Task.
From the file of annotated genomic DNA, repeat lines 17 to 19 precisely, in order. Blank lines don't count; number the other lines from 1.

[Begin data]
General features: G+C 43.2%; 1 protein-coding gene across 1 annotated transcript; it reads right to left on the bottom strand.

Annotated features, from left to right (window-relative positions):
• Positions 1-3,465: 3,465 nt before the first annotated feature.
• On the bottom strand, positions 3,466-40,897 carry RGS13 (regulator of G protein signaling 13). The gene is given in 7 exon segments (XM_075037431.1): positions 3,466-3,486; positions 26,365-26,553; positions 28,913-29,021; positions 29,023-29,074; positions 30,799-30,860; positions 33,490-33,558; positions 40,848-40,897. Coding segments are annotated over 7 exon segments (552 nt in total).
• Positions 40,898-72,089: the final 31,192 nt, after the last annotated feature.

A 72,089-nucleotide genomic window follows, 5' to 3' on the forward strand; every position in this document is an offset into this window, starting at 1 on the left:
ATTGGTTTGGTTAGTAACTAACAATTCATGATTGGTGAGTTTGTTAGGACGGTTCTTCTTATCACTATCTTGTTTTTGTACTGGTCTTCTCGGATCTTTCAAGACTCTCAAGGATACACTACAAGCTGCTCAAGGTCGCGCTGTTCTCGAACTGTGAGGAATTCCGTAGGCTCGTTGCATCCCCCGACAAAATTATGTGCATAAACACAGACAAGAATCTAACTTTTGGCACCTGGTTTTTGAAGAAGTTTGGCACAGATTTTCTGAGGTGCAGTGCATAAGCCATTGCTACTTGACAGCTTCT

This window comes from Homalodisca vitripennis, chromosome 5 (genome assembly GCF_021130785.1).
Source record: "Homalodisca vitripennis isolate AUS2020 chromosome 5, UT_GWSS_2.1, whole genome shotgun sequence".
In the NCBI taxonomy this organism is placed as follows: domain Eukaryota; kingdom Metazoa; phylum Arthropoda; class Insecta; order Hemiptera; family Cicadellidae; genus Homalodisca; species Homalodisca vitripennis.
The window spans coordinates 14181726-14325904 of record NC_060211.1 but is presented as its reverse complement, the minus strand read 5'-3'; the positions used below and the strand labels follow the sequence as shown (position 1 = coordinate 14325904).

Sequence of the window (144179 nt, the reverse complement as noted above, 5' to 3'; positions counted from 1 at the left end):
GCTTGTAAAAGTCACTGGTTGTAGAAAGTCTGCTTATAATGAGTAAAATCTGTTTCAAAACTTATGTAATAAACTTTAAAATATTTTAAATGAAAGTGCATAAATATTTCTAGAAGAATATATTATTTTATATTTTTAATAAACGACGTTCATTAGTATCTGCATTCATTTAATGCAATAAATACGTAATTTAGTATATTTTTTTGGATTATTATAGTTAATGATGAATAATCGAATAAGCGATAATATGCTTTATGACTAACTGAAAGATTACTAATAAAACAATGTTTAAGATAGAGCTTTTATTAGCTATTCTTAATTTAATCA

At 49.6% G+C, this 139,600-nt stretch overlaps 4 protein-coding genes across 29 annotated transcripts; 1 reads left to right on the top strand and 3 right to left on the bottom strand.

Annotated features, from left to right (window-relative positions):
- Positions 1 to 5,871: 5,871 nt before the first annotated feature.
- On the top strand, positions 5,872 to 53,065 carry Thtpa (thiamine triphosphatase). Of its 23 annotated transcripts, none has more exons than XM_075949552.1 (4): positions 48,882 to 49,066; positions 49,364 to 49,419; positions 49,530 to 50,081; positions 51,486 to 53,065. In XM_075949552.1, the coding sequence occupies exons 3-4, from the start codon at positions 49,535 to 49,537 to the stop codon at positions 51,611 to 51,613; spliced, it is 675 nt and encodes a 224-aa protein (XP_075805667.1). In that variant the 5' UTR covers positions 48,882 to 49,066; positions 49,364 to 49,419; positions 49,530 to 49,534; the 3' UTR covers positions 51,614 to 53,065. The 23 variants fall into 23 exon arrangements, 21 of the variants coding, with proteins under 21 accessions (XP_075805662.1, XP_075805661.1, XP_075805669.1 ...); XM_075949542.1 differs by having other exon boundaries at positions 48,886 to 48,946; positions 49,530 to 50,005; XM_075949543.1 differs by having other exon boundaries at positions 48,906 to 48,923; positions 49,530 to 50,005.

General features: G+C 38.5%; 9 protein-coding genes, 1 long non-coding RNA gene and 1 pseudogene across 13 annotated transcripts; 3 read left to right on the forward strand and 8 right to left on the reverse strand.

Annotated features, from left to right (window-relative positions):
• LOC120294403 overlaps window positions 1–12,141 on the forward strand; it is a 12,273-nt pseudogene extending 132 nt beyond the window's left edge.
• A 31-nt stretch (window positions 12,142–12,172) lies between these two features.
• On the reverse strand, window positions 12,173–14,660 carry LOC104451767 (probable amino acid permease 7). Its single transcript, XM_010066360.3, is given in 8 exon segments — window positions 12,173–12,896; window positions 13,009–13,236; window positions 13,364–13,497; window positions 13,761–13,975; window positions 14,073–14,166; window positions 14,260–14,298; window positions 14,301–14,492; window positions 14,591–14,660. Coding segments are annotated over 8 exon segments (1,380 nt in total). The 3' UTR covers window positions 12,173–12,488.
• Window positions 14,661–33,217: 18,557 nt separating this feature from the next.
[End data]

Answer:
- On the top strand, positions 5,872 to 53,065 carry Thtpa (thiamine triphosphatase). Of its 23 annotated transcripts, none has more exons than XM_075949552.1 (4): positions 48,882 to 49,066; positions 49,364 to 49,419; positions 49,530 to 50,081; positions 51,486 to 53,065. In XM_075949552.1, the coding sequence occupies exons 3-4, from the start codon at positions 49,535 to 49,537 to the stop codon at positions 51,611 to 51,613; spliced, it is 675 nt and encodes a 224-aa protein (XP_075805667.1). In that variant the 5' UTR covers positions 48,882 to 49,066; positions 49,364 to 49,419; positions 49,530 to 49,534; the 3' UTR covers positions 51,614 to 53,065. The 23 variants fall into 23 exon arrangements, 21 of the variants coding, with proteins under 21 accessions (XP_075805662.1, XP_075805661.1, XP_075805669.1 ...); XM_075949542.1 differs by having other exon boundaries at positions 48,886 to 48,946; positions 49,530 to 50,005; XM_075949543.1 differs by having other exon boundaries at positions 48,906 to 48,923; positions 49,530 to 50,005.

General features: G+C 38.5%; 9 protein-coding genes, 1 long non-coding RNA gene and 1 pseudogene across 13 annotated transcripts; 3 read left to right on the forward strand and 8 right to left on the reverse strand.

Annotated features, from left to right (window-relative positions):